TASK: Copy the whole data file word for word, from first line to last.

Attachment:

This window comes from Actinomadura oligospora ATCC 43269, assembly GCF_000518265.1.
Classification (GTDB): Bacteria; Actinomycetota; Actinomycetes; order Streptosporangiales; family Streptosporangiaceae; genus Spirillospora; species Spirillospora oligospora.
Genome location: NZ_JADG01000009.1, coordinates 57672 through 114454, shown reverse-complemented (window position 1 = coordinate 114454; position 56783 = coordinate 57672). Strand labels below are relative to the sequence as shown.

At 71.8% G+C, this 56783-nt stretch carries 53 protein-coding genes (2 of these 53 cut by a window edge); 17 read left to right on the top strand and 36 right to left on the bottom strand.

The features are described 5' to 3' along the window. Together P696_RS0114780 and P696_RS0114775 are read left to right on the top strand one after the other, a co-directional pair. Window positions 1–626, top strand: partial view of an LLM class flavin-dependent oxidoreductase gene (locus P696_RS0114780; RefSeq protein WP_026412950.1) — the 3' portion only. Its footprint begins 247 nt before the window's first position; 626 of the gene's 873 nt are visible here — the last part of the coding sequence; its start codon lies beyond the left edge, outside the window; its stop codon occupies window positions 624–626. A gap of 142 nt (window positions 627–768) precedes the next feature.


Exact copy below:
This window comes from Actinomadura oligospora ATCC 43269, assembly GCF_000518265.1.
Classification (GTDB): Bacteria; Actinomycetota; Actinomycetes; order Streptosporangiales; family Streptosporangiaceae; genus Spirillospora; species Spirillospora oligospora.
Genome location: NZ_JADG01000009.1, coordinates 57672 through 114454, shown reverse-complemented (window position 1 = coordinate 114454; position 56783 = coordinate 57672). Strand labels below are relative to the sequence as shown.

At 71.8% G+C, this 56783-nt stretch carries 53 protein-coding genes (2 of these 53 cut by a window edge); 17 read left to right on the top strand and 36 right to left on the bottom strand.

The features are described 5' to 3' along the window. Together P696_RS0114780 and P696_RS0114775 are read left to right on the top strand one after the other, a co-directional pair. Window positions 1–626, top strand: partial view of an LLM class flavin-dependent oxidoreductase gene (locus P696_RS0114780; RefSeq protein WP_026412950.1) — the 3' portion only. Its footprint begins 247 nt before the window's first position; 626 of the gene's 873 nt are visible here — the last part of the coding sequence; its start codon lies beyond the left edge, outside the window; its stop codon occupies window positions 624–626. A gap of 142 nt (window positions 627–768) precedes the next feature.